I have acceded to a request by the Accounting Officer of the Department not to disclose the prices paid for procedures by the NTPF on the basis that the publication of commercially sensitive information would affect NTPF's negotiating position and as a result its capacity to deliver a value for money service.

Table 42 Comparison of prices achieved by NTPF across the eight most common procedures


% Highest exceeded Lowest


Inpatient 87%Day Case 76%

Varicose Veins (one leg)

Inpatient 61%Day Case 44%

Total Hip Replacement (excluding revisions)

Inpatient 72%

Skin Lesions

Inpatient 126%Day Case 217%

Coronary Angiogram

Inpatient 0%Day Case 20%

Total Knee Replacement (excluding revisions)

Inpatient 71%

Grommets (< 17 years)

Inpatient 54%

Laparascopic Cholecysectomy

Day Case 206%Inpatient 215%

Casemix Cost Comparison

In order to evaluate whether the NTPF has procured treatments at the most economically advantageous cost relative to that recorded in the Casemix programme it would be necessary to consider — at national or hospital level — how the price paid compared with the corresponding Casemix cost. This type of comparison has not yet been undertaken by the NTPF. An example of the variation that can occur is illustrated by the procedure labelled in Table 42 as Coronary Angiogram. An analysis of a sample of the discharge details for patients treated under this heading by the NTPF, carried out on its behalf by the ERSI, classified the patients into two discrete DRGs. The Casemix costs for these DRGs varied by some 84%.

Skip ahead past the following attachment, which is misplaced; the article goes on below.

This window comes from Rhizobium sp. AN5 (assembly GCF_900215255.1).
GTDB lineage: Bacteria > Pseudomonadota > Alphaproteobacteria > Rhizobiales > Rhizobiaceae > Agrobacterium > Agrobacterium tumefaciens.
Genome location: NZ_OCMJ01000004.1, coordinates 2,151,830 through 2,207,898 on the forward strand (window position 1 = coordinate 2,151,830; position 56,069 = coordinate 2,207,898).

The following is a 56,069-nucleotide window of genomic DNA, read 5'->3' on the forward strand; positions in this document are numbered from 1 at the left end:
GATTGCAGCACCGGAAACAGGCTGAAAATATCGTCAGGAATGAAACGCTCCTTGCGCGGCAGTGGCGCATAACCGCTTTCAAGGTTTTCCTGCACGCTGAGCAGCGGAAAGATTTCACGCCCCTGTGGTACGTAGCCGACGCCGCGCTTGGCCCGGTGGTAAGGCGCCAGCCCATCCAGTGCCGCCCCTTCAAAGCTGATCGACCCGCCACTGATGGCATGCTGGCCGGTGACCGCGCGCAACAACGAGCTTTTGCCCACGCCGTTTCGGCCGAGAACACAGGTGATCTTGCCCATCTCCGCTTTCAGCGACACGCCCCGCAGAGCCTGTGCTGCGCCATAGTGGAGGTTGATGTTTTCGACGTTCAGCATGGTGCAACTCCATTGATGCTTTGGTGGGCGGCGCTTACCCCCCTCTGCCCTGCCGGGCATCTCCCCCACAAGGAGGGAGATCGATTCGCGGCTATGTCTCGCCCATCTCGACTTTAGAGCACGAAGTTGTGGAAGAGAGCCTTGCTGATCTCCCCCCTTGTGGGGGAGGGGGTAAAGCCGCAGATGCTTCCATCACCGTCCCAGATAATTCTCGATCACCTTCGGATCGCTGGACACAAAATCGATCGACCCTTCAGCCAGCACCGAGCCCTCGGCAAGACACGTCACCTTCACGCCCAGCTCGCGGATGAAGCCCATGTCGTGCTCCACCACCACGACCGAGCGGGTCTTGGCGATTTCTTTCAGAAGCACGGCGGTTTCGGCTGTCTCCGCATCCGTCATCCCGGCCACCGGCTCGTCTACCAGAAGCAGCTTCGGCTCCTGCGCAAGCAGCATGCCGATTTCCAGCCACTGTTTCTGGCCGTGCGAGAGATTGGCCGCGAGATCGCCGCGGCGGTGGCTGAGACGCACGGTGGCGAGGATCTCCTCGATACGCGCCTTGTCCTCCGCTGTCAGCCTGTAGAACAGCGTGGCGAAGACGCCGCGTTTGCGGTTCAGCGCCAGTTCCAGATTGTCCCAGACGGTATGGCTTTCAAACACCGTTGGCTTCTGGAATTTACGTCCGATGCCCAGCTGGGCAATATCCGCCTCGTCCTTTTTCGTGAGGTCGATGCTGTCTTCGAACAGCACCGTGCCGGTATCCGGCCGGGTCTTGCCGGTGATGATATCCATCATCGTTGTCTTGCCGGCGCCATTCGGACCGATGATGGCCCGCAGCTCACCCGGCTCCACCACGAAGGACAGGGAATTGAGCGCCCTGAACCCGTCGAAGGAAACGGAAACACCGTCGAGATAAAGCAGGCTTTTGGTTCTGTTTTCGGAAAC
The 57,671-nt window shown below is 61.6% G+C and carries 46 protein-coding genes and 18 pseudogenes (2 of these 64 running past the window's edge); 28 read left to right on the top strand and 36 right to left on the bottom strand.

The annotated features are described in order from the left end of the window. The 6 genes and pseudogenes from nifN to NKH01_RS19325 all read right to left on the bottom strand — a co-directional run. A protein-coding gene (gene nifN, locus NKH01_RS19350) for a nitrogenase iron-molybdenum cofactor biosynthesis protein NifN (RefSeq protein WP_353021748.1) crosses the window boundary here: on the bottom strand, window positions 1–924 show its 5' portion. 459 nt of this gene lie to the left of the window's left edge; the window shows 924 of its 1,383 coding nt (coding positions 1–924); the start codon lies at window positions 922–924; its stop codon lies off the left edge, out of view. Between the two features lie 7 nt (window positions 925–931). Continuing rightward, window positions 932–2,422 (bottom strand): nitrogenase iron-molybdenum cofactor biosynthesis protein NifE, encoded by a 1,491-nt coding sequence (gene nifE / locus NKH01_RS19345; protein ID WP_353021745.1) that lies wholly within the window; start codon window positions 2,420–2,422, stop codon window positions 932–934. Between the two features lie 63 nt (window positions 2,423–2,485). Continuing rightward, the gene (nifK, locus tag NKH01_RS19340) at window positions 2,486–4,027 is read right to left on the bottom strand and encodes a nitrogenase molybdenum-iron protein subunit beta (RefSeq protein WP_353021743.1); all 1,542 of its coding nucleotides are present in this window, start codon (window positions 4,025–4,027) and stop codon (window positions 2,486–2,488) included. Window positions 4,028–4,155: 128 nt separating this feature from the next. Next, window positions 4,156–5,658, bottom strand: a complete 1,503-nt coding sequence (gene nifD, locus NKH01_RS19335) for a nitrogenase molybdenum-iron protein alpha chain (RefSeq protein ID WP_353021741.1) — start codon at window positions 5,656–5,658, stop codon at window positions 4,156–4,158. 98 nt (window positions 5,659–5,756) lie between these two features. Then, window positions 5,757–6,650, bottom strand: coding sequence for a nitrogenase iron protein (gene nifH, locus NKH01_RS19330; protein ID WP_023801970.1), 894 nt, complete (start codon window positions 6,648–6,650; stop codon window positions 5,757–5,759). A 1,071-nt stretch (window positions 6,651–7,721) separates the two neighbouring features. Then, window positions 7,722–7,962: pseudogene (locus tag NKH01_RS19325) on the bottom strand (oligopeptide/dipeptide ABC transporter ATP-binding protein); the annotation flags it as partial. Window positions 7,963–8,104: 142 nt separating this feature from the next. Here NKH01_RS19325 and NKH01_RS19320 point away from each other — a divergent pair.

It is worth noting that the average NTPF negotiated price for Coronary Angiogram was under half the Casemix cost of the lower of the two DRGs identified. In contrast, the average negotiated price for Grommets was more than twice the national average cost recorded in the Casemix 2005 model for the most likely corresponding DRG.

While acknowledging that Casemix was not designed as a benchmark for price-setting, these variations point to the necessity from a value for money perspective to ensure that the full potential of Casemix is exploited as an evaluation tool. This would help in any assessment of the relative cost effectiveness of NTPF funding of treatment as against other funding arrangements e.g. the allocation of the same funds directly to publicly funded hospitals whose patients have been treated by the NTPF.